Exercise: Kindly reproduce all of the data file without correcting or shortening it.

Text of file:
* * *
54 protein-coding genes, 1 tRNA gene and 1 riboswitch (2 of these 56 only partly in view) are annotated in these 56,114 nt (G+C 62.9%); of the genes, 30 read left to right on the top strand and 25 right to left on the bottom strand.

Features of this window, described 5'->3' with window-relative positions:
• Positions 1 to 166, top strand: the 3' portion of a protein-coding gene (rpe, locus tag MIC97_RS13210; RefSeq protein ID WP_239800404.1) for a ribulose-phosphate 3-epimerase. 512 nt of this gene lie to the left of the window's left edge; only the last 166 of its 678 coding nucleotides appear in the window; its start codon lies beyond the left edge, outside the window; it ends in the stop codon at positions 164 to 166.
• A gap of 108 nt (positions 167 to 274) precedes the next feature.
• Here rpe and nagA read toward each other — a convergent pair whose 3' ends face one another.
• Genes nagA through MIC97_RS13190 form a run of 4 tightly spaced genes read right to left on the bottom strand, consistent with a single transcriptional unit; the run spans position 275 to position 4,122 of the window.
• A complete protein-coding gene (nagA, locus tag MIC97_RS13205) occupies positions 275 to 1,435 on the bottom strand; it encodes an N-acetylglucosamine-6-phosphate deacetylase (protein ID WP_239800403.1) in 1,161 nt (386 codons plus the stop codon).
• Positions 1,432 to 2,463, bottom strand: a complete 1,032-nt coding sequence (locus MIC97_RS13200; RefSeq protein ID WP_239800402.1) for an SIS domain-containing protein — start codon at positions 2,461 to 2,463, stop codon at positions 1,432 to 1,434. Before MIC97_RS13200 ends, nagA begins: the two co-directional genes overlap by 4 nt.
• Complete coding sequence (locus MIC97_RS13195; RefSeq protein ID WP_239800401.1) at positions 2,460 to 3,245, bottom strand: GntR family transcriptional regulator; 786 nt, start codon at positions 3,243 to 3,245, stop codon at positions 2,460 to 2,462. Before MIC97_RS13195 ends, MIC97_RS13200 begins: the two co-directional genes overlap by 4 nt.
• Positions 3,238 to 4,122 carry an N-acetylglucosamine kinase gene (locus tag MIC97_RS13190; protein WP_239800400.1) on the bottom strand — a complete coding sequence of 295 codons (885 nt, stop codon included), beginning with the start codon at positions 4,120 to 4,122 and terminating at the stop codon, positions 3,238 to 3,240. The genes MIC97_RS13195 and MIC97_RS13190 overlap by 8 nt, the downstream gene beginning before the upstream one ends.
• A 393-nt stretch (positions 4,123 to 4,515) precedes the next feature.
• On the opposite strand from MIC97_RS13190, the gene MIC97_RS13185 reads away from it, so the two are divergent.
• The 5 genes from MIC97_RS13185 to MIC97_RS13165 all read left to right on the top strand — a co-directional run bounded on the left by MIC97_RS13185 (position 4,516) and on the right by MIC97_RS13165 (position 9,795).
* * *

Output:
54 protein-coding genes, 1 tRNA gene and 1 riboswitch (2 of these 56 only partly in view) are annotated in these 56,114 nt (G+C 62.9%); of the genes, 30 read left to right on the top strand and 25 right to left on the bottom strand.

Features of this window, described 5'->3' with window-relative positions:
• Positions 1 to 166, top strand: the 3' portion of a protein-coding gene (rpe, locus tag MIC97_RS13210; RefSeq protein ID WP_239800404.1) for a ribulose-phosphate 3-epimerase. 512 nt of this gene lie to the left of the window's left edge; only the last 166 of its 678 coding nucleotides appear in the window; its start codon lies beyond the left edge, outside the window; it ends in the stop codon at positions 164 to 166.
• A gap of 108 nt (positions 167 to 274) precedes the next feature.
• Here rpe and nagA read toward each other — a convergent pair whose 3' ends face one another.
• Genes nagA through MIC97_RS13190 form a run of 4 tightly spaced genes read right to left on the bottom strand, consistent with a single transcriptional unit; the run spans position 275 to position 4,122 of the window.
• A complete protein-coding gene (nagA, locus tag MIC97_RS13205) occupies positions 275 to 1,435 on the bottom strand; it encodes an N-acetylglucosamine-6-phosphate deacetylase (protein ID WP_239800403.1) in 1,161 nt (386 codons plus the stop codon).
• Positions 1,432 to 2,463, bottom strand: a complete 1,032-nt coding sequence (locus MIC97_RS13200; RefSeq protein ID WP_239800402.1) for an SIS domain-containing protein — start codon at positions 2,461 to 2,463, stop codon at positions 1,432 to 1,434. Before MIC97_RS13200 ends, nagA begins: the two co-directional genes overlap by 4 nt.
• Complete coding sequence (locus MIC97_RS13195; RefSeq protein ID WP_239800401.1) at positions 2,460 to 3,245, bottom strand: GntR family transcriptional regulator; 786 nt, start codon at positions 3,243 to 3,245, stop codon at positions 2,460 to 2,462. Before MIC97_RS13195 ends, MIC97_RS13200 begins: the two co-directional genes overlap by 4 nt.
• Positions 3,238 to 4,122 carry an N-acetylglucosamine kinase gene (locus tag MIC97_RS13190; protein WP_239800400.1) on the bottom strand — a complete coding sequence of 295 codons (885 nt, stop codon included), beginning with the start codon at positions 4,120 to 4,122 and terminating at the stop codon, positions 3,238 to 3,240. The genes MIC97_RS13195 and MIC97_RS13190 overlap by 8 nt, the downstream gene beginning before the upstream one ends.
• A 393-nt stretch (positions 4,123 to 4,515) precedes the next feature.
• On the opposite strand from MIC97_RS13190, the gene MIC97_RS13185 reads away from it, so the two are divergent.
• The 5 genes from MIC97_RS13185 to MIC97_RS13165 all read left to right on the top strand — a co-directional run bounded on the left by MIC97_RS13185 (position 4,516) and on the right by MIC97_RS13165 (position 9,795).